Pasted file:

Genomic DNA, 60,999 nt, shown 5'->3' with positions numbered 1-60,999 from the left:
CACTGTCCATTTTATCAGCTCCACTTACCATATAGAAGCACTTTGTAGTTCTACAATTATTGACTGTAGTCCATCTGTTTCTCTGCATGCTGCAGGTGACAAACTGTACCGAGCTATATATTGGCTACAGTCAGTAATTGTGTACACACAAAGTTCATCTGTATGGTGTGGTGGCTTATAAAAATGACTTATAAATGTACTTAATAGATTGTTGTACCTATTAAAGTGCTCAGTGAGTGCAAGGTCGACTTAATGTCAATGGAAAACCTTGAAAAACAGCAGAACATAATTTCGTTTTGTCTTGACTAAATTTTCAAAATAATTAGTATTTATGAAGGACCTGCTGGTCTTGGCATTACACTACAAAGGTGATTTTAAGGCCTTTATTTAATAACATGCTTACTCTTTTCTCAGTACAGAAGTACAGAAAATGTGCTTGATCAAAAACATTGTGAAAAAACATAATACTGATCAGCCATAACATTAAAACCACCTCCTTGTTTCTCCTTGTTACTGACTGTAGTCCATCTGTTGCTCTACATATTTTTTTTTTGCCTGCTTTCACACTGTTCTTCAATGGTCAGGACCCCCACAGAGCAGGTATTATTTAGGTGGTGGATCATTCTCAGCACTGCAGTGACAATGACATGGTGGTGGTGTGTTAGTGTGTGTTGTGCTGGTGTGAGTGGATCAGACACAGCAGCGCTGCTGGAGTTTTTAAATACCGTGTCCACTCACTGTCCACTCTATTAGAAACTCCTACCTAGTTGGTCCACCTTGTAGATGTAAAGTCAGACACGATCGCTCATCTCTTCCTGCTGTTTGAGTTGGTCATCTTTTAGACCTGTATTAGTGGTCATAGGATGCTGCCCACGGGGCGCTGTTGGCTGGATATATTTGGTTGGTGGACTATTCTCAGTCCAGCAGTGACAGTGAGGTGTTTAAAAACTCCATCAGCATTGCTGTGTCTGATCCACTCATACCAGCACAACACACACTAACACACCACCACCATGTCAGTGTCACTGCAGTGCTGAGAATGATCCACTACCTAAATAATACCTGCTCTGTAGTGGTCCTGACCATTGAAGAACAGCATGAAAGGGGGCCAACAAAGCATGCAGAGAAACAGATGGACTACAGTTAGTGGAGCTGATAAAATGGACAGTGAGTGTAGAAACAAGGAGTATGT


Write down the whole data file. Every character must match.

Genomic DNA, 60,999 nt, shown 5'->3' with positions numbered 1-60,999 from the left:
CACTGTCCATTTTATCAGCTCCACTTACCATATAGAAGCACTTTGTAGTTCTACAATTATTGACTGTAGTCCATCTGTTTCTCTGCATGCTGCAGGTGACAAACTGTACCGAGCTATATATTGGCTACAGTCAGTAATTGTGTACACACAAAGTTCATCTGTATGGTGTGGTGGCTTATAAAAATGACTTATAAATGTACTTAATAGATTGTTGTACCTATTAAAGTGCTCAGTGAGTGCAAGGTCGACTTAATGTCAATGGAAAACCTTGAAAAACAGCAGAACATAATTTCGTTTTGTCTTGACTAAATTTTCAAAATAATTAGTATTTATGAAGGACCTGCTGGTCTTGGCATTACACTACAAAGGTGATTTTAAGGCCTTTATTTAATAACATGCTTACTCTTTTCTCAGTACAGAAGTACAGAAAATGTGCTTGATCAAAAACATTGTGAAAAAACATAATACTGATCAGCCATAACATTAAAACCACCTCCTTGTTTCTCCTTGTTACTGACTGTAGTCCATCTGTTGCTCTACATATTTTTTTTTTGCCTGCTTTCACACTGTTCTTCAATGGTCAGGACCCCCACAGAGCAGGTATTATTTAGGTGGTGGATCATTCTCAGCACTGCAGTGACAATGACATGGTGGTGGTGTGTTAGTGTGTGTTGTGCTGGTGTGAGTGGATCAGACACAGCAGCGCTGCTGGAGTTTTTAAATACCGTGTCCACTCACTGTCCACTCTATTAGAAACTCCTACCTAGTTGGTCCACCTTGTAGATGTAAAGTCAGACACGATCGCTCATCTCTTCCTGCTGTTTGAGTTGGTCATCTTTTAGACCTGTATTAGTGGTCATAGGATGCTGCCCACGGGGCGCTGTTGGCTGGATATATTTGGTTGGTGGACTATTCTCAGTCCAGCAGTGACAGTGAGGTGTTTAAAAACTCCATCAGCATTGCTGTGTCTGATCCACTCATACCAGCACAACACACACTAACACACCACCACCATGTCAGTGTCACTGCAGTGCTGAGAATGATCCACTACCTAAATAATACCTGCTCTGTAGTGGTCCTGACCATTGAAGAACAGCATGAAAGGGGGCCAACAAAGCATGCAGAGAAACAGATGGACTACAGTTAGTGGAGCTGATAAAATGGACAGTGAGTGTAGAAACAAGGAGTATGT